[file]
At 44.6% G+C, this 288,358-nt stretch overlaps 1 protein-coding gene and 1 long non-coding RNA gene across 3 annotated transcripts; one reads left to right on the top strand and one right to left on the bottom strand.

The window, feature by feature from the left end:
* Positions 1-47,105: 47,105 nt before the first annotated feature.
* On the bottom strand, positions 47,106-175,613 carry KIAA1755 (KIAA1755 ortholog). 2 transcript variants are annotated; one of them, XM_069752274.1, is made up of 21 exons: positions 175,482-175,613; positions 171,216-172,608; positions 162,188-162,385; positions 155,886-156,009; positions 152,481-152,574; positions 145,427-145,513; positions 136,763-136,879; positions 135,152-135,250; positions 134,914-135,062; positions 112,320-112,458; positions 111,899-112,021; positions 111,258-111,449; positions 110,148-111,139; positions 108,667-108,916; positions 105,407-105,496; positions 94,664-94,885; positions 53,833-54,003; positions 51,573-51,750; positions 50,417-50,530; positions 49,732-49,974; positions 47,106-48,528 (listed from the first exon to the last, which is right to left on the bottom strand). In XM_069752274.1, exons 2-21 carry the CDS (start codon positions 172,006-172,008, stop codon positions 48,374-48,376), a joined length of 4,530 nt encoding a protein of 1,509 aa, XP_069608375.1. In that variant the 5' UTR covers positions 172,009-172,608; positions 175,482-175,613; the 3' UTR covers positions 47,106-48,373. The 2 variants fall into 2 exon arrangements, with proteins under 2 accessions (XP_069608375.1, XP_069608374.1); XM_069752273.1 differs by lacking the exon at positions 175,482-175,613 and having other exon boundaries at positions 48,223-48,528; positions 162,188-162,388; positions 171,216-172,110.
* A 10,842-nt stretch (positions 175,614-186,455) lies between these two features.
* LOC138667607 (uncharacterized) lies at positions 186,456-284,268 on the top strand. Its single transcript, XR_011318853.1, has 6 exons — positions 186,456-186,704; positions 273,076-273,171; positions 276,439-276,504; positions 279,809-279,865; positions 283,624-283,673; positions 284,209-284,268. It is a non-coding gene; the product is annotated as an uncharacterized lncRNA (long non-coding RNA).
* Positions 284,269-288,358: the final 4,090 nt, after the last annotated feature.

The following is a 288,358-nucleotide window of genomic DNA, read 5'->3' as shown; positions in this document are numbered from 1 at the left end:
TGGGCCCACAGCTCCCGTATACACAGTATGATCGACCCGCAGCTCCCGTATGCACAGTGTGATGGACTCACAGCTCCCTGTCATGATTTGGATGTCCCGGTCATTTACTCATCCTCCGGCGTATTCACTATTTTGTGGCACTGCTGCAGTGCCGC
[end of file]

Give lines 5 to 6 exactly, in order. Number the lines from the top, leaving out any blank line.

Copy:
* A 10,842-nt stretch (positions 175,614-186,455) lies between these two features.
* LOC138667607 (uncharacterized) lies at positions 186,456-284,268 on the top strand. Its single transcript, XR_011318853.1, has 6 exons — positions 186,456-186,704; positions 273,076-273,171; positions 276,439-276,504; positions 279,809-279,865; positions 283,624-283,673; positions 284,209-284,268. It is a non-coding gene; the product is annotated as an uncharacterized lncRNA (long non-coding RNA).